We evaluated the hypothesis that smoking increases the incidence of and mortality from prostate cancer. High-quality smoking information was collected in 1971-1975 in a nation-wide cohort of 135,006 male construction workers in Sweden. We achieved virtually complete follow-up through record linkages and ascertained as of December 1991 2,368 incident cases of prostate cancer and 709 deaths due to this disease. Rate ratios (RR) of prostate cancer incidence and mortality, with 95% confidence intervals (CI), were estimated in Poisson-based age-adjusted models, with amount and duration of smoking as independent variables. We found no convincing association between current smoking status, number of cigarettes smoked or years since onset and risk of prostatic cancer. The age-adjusted incidence RR among previous smokers was 1.09 and among current smokers 1.11 compared with non-smokers. Weak and inconsistent trends were seen with increasing number of cigarettes smoked per day and increasing duration among current smokers. Smokers of 15 or more cigarettes daily for at least 30 years experienced an incidence RR of 1.30. Mortality in ex-smokers was similar to that in never-smokers; it was, however, slightly increased among current smokers without any trend with amount smoked or duration. The weak and inconsistent associations between smoking and prostate cancer could easily have arisen due to bias or confounding. We therefore conclude that smoking is most likely not causally linked to the occurrence of prostate cancer.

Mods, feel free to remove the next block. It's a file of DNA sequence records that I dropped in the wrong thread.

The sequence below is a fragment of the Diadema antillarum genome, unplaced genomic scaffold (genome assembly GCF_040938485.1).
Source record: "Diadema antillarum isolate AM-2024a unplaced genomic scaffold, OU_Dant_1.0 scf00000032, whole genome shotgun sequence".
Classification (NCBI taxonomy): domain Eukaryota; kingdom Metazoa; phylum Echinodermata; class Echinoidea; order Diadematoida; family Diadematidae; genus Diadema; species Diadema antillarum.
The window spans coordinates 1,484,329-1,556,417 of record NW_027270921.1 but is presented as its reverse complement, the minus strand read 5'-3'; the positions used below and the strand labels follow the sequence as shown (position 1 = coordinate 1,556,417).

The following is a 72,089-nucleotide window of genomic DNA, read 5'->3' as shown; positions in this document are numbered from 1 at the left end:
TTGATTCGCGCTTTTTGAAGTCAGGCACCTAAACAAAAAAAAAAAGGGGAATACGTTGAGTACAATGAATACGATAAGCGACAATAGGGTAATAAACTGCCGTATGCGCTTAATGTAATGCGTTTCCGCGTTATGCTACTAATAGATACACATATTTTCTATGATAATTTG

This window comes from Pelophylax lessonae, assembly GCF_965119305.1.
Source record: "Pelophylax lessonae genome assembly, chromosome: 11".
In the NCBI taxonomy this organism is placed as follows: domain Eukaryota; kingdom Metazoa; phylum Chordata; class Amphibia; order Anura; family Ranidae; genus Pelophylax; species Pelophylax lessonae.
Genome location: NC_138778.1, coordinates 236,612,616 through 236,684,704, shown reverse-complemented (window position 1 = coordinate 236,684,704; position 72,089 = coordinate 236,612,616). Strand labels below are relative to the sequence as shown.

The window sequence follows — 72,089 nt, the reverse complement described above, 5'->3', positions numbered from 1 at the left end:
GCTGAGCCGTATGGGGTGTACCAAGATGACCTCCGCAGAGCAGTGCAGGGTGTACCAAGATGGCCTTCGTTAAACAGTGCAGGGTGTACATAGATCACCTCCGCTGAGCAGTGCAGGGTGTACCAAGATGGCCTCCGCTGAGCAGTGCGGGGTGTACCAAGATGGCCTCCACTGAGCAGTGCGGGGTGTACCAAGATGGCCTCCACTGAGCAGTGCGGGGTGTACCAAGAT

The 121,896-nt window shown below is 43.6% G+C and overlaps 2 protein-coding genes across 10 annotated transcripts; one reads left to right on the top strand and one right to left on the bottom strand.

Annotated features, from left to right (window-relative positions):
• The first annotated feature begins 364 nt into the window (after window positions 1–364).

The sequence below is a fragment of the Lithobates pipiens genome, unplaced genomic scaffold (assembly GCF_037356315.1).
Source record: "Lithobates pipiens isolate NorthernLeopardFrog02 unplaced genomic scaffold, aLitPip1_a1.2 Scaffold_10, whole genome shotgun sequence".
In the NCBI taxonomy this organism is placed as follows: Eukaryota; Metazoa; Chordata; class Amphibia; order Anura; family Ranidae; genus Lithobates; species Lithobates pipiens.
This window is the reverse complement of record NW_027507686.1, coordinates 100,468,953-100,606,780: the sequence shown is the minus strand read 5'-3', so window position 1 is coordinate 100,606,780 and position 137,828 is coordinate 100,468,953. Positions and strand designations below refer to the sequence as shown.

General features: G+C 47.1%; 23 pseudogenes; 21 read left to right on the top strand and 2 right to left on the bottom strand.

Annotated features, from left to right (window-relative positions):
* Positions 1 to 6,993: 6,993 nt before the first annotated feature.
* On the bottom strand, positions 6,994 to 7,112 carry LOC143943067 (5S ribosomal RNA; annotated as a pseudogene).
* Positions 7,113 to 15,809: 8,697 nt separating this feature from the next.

PubMed ID
8824546 View in PubMed
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[Quitting smoking brings quick health benefits].

https://arctichealth.org/en/permalink/ahliterature124986
Source
Lakartidningen. 2012 Mar 14-20;109(11):554-7
Publication Type
Article

Smoking-attributable mortality and expected years of life lost in Canada 2002: conclusions for prevention and policy.

https://arctichealth.org/en/permalink/ahliterature162531
Source
Chronic Dis Can. 2007;27(4):154-62
Publication Type
Article
Date
2007
Author
Dolly Baliunas
Jayadeep Patra
Jürgen Rehm
Svetlana Popova
Murray Kaiserman
Benjamin Taylor
Author Affiliation
Centre for Addiction and Mental Health, Toronto, Ontario, Canada. dolly_baliunas@camh.net
Source
Chronic Dis Can. 2007;27(4):154-62
Date
2007
Language
English
Publication Type
Article
Keywords
Adolescent
Adult
Age Distribution
Aged
Aged, 80 and over
Canada - epidemiology
Cardiovascular Diseases - etiology - mortality
Female
Humans
Male
Middle Aged
Neoplasms - etiology - mortality
Prevalence
Respiratory Tract Diseases - etiology - mortality
Sex Distribution
Smoking - adverse effects - epidemiology - mortality - prevention & control
Abstract